Combine Corn
Harvest NIC News Quick Tips Safety

Combine Fires: The Risk You Don’t Have to Take

A combine fire is a dangerous, potentially deadly situation, but there are some things you can do to prevent a fire and – should one break out – ways to protect yourself from danger.

Prevention Tips

  • Clean your machine and keep it clean, especially around the engine.
  • Check coolant and oil levels regularly.
  • Check the pressurized oil supply line to the turbocharger for areas that rub and may start to leak.
  • Get those leaves, chaff and other dry plant materials away from your engine.
  • Watch exhaust or hot bearing surfaces and repair any leaking liquids.
  • Keep areas around fuel lines and tank clean.
  • Allow the engine to cool for at least 15 minutes before fueling.
  • Watch the dry conditions and wind levels. Together, these two turn an already risky situation into a very dangerous one.
  • Double check your fire extinguishers. Shake them once or twice a season and make sure they’re up-to-date.


If a fire breaks out…

If you see or smell smoke, or if a fire has started in your combine, STOP! Get out of and away from the equipment, then immediately call 911. The sooner they know you’re in trouble, the faster they can get to you.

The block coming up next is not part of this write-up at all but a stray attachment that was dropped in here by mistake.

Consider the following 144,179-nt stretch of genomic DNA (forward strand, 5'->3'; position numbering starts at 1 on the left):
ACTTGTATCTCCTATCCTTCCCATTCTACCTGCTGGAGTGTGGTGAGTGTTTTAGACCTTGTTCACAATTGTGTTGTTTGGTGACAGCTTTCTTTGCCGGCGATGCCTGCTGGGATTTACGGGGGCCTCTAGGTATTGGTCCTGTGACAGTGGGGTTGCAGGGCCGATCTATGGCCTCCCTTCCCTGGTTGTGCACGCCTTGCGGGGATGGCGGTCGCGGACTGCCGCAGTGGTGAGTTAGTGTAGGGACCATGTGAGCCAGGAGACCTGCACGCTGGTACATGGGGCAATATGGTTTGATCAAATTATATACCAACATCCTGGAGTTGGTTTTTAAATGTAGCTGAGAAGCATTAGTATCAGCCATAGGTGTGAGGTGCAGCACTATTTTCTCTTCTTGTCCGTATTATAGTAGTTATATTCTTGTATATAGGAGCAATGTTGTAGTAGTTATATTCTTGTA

Stay on the line with the operator, even if you have to set the phone down. Maintaining the connection to 911 can help responders locate you.

Provide operator with three points of reference, for instance, “The intersection of 100th Avenue and A Street, west half of the section, bottom of the hill.” Let them know about any road conditions or obstructions that could hinder their ability to reach you.

If the fire is out of control, retreat as far back from the equipment as possible to protect yourself in the event of an explosion. Tires, fuel tanks and fuel lines can all explode with immense force and without notice in the heat of a fire.

If you are safely able to use a fire extinguisher, attack the fire from the area that has already been burned and work your way toward the fire, staying back from the flames and using a sweeping motion toward the base of the fire. Advance only if the fire is receding.

Attempt to keep the fire from spreading to the crop being harvested but, if the crop does become involved, stay far back from the flames and await help.

If you have lost connection with the 911 operator, call back and provide updates on the scope of the fire, if it has spread and other information that might be essential to fire and rescue crews.